Scott Tyler
Scott Tyler

Once the state and federal gov't realizes there is A LOT of money to be made, it'll happen.

James Madison
James Madison

Are you saying no one has ever died driving when high?

James Madison
James Madison

How do we determine if someone is driving under the influence? Do we throw these people in jail for years for taking a drag and a drive? What about secondhand smoke with children present? Crime or not?

Rebecca Hohm
Rebecca Hohm

When someone dies from smoking too much weed, then I'll be anti-marijuana. But since it's never happened in history, I doubt my views will change. (And for the record, I don't smoke.)

Justin N Rachel Hager
Justin N Rachel Hager

The Legislator in this state have prevented this from being heard for too many yrs. it's time to let the people decide.

Joe DalekAwsum Willis
Joe DalekAwsum Willis

Yes I've been saying that for years...treat like alcohol and tax it like cigarettes

mo_rattlesnake2002
mo_rattlesnake2002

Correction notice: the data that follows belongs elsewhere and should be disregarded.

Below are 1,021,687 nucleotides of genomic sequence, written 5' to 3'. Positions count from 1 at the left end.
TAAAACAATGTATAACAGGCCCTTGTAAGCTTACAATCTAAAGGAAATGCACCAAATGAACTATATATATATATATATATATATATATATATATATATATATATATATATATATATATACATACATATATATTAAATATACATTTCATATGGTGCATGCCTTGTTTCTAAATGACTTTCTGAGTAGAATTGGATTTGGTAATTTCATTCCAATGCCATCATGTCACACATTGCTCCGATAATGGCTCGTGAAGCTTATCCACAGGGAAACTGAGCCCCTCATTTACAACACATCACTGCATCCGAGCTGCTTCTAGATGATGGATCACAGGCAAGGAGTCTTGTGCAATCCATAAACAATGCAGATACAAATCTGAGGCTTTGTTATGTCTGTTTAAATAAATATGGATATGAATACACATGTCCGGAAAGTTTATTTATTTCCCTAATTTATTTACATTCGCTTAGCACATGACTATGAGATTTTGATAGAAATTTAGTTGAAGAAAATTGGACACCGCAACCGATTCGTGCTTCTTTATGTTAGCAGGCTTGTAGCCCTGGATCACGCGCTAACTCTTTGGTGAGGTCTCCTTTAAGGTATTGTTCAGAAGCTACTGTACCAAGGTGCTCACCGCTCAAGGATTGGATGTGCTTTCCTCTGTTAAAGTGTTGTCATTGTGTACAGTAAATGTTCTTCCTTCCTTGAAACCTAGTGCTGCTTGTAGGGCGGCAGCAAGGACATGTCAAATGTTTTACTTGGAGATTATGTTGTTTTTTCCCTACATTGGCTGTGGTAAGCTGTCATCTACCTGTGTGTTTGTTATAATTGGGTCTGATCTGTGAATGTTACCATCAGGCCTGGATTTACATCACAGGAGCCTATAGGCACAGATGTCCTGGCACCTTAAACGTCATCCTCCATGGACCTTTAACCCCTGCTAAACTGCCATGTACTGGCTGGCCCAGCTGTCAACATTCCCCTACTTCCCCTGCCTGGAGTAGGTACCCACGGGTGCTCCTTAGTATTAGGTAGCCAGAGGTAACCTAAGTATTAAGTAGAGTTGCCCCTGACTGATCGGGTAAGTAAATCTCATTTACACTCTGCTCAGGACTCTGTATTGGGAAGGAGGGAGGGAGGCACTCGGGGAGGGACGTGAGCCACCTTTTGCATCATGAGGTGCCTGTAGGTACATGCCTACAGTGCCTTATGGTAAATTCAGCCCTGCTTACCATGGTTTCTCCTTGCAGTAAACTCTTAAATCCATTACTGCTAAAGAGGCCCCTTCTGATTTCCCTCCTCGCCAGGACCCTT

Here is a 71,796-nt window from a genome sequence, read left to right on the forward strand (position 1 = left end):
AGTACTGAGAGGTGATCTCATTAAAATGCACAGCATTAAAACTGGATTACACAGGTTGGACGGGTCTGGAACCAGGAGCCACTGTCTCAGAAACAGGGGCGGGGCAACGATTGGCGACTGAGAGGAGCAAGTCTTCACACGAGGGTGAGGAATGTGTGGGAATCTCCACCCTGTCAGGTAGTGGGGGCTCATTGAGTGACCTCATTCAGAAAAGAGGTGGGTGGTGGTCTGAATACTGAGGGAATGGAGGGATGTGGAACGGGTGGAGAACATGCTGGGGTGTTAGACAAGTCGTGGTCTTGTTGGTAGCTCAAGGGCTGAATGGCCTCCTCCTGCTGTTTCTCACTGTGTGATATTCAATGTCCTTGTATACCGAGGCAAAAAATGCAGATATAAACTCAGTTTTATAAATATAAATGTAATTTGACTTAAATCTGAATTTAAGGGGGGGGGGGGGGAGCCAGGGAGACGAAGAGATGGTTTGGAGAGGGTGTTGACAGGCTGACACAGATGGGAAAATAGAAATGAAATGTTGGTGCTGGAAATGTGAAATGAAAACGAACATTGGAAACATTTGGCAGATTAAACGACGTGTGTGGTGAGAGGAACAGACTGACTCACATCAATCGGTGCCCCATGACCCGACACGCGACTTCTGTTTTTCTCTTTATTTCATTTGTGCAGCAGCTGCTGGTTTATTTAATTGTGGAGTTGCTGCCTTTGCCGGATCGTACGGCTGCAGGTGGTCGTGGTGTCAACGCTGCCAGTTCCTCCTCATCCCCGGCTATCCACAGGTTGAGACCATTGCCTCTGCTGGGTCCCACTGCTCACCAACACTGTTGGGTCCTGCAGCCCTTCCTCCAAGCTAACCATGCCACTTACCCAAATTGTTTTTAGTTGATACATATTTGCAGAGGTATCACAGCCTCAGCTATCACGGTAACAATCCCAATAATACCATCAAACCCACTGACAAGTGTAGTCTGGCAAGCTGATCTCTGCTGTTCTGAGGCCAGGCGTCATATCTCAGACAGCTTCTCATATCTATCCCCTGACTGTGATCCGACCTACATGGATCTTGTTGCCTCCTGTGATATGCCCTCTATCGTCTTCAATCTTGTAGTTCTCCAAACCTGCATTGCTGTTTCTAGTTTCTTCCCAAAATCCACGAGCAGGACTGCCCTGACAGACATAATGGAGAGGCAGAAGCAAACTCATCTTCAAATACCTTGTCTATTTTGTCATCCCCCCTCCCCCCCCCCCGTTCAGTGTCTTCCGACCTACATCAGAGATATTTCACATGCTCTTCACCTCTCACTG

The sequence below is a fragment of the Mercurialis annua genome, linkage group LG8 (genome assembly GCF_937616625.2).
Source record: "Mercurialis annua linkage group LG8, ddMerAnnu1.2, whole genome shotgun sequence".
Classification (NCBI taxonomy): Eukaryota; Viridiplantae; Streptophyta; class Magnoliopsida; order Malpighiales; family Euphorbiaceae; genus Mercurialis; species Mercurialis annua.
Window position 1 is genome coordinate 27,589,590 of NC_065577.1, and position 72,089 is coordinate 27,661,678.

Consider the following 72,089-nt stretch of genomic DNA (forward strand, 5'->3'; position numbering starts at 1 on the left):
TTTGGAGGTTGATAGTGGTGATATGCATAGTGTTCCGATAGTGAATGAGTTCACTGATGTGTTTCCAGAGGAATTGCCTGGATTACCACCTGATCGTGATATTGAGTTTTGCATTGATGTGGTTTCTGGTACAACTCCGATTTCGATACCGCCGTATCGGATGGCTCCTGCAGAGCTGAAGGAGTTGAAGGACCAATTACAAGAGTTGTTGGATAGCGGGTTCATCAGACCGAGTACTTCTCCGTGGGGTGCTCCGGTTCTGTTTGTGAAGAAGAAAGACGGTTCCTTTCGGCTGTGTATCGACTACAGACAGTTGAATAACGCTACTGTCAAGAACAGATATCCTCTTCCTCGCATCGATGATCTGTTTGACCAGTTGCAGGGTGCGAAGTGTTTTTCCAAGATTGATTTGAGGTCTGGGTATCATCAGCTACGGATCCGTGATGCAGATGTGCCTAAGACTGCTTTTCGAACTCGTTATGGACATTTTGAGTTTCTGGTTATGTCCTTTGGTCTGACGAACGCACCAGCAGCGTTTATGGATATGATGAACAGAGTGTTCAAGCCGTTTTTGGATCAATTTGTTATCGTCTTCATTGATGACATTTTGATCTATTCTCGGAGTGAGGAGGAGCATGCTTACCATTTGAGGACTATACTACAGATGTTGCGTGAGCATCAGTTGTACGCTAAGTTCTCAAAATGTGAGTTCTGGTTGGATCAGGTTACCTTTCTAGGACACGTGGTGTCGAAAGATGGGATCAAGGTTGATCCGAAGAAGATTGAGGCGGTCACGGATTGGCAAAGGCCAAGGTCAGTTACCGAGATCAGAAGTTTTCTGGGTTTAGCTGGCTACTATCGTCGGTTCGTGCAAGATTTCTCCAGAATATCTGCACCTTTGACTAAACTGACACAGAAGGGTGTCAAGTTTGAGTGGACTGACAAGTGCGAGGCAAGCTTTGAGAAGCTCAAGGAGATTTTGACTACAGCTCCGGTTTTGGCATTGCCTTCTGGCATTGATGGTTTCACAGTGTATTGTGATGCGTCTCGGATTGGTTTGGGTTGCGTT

Well James I hate to tell you this but your wrong as wrong can get. I have smoked Marijuana and drove and it didnt make my driving change at all. If snything I was alot more alert of my surroundings then enything. You need to do your home work on this drug. It dosent kill brain cells eaither... It actually stimulates more brain cells. Marijuana has more benefits to it then what you can imagine. Its safer then alcohol and cigarettes and there legal. The two biggest killers in this country is the biggest killers and Marijuana as "Never" ! not once has shown a fatality or and overdose or has killed enyone. So if your worried about someone smoking weed while driving... What you need to worry about is the drunks come staggering out of a bar and getting in there cars and driving. Besides tge Federal retards are filling your head full of bullshit about Marijuana. They dont want it legal because they will loose on all the money there making with man made crap we call medicine that dosent work worth of shit. They know Medical Marijuana is a better medicine and has more healing then enything they have from the idiots from the FDA. If you ever watched the show Weed Country you would of seen a man take a bud and took out the THC and made a medicine out of it for a child that was having up to 10 to 12 ceasures a day and after taking the medicine.... It reduces his ceasures down to 3 per week... Huge change and the more he takes it the less chances he will ever have another one or just cure it permanatley. So... Medically... It worked 100% better the man made BS from the FDA... So... All I haft to say is... Go do your home work James !